Ben Car­lin, Half-safe The main­stream con­ver­sa­tion is all about money: how much you earn, how much your place is worth

Why it is that ev­ery­one ac­cepts banks (and their charges) – it beats me. It may be bet­ter now, but there was a time when you could say that the av­er­age mort­gage­holder spent about half their work­ing life pay­ing off that mort­gage. Now it works in re­verse; with­out one, you should only have to work 50% of the time! Yet a mort­gage is only a banker writ­ing out some dig­its and any­one could do that. Bet­ter still, we could all agree to stream­line the process, agree to a no-in­ter­est sys­tem, and get half our lives back in one move.

It may be that there is only a small per­cent­age of us who feel the need to be­come no­mads and maybe it has to be that way.

Work­ing to live is still a valid way to go, even if you stay in one place. Avoid over­con­sump­tion, avoid debt and gain up to half a life, which doesn’t seem a bad deal to me. Ca­reers? I’ve met two peo­ple who shared a highly-spe­cialised job, six months on, six off: both felt that they were on hol­i­day most of the time. Of course, they were likely busy on those off months too, just un­paid, but peo­ple like that are in the mi­nor­ity.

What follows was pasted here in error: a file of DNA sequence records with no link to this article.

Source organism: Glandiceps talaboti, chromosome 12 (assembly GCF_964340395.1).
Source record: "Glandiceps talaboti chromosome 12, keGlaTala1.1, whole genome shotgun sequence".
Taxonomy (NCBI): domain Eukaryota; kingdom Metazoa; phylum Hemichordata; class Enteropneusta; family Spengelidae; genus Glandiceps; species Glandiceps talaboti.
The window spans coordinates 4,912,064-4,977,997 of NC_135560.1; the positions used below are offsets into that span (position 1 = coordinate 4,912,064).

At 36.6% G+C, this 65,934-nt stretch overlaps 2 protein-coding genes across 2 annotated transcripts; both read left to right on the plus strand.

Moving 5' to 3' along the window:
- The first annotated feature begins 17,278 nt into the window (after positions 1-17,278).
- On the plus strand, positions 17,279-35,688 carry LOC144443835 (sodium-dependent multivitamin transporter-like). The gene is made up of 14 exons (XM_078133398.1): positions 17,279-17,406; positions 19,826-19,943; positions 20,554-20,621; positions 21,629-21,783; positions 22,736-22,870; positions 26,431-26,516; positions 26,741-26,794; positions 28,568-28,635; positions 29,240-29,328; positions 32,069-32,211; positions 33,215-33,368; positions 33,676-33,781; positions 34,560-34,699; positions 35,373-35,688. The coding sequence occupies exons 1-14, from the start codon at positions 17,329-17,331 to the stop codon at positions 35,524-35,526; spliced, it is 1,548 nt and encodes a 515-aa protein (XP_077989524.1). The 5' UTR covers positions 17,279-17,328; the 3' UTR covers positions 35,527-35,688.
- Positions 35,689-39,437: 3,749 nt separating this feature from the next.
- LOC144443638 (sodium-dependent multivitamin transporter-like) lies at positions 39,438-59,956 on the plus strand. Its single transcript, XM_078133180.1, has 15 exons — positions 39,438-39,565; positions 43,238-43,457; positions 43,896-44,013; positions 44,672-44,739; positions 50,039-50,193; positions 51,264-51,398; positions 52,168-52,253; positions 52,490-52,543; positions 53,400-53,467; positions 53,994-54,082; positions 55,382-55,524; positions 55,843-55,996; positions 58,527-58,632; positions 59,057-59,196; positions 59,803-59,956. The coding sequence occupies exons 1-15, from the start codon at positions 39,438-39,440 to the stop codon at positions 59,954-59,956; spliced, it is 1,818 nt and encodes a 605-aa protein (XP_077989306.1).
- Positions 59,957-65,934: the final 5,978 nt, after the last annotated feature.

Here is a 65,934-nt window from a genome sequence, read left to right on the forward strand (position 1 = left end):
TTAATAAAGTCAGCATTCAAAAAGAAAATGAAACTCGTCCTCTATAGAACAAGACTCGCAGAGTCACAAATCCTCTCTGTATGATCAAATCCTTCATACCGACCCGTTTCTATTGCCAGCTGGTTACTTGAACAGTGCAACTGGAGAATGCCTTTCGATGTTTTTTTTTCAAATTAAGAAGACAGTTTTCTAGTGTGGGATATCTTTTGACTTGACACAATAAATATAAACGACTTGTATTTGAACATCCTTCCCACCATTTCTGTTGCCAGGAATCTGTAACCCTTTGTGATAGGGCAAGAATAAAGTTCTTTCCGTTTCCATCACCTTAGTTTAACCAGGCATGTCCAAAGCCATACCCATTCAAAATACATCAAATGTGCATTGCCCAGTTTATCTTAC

When the old fac­tory de­cided to go to four 10-hour days (it’s a more ef­fi­cient way of run­ning ma­chin­ery as there’s less start­ing and stop­ping) I was look­ing for­ward to three-day week­ends for­ever. How­ever, most of the work­ers voted to work Fri­days as over­time.

On the warm evening breeze I de­tected a hint of burnt sump-oil; it was time to head off. ■

grey no­mads or snow­birds live in their ve­hi­cles and there are a lot of them about

Ben Car­lin with Half-safe.

MUR­RAY GRIM­WOOD and part­ner Jen­nie Up­ton have a 24ha for­est block north of Dunedin, but plan to sail the seas on their yacht Sag­amo. Mur­ray spends his time writ­ing, lob­by­ing, sail­ing and cre­at­ing.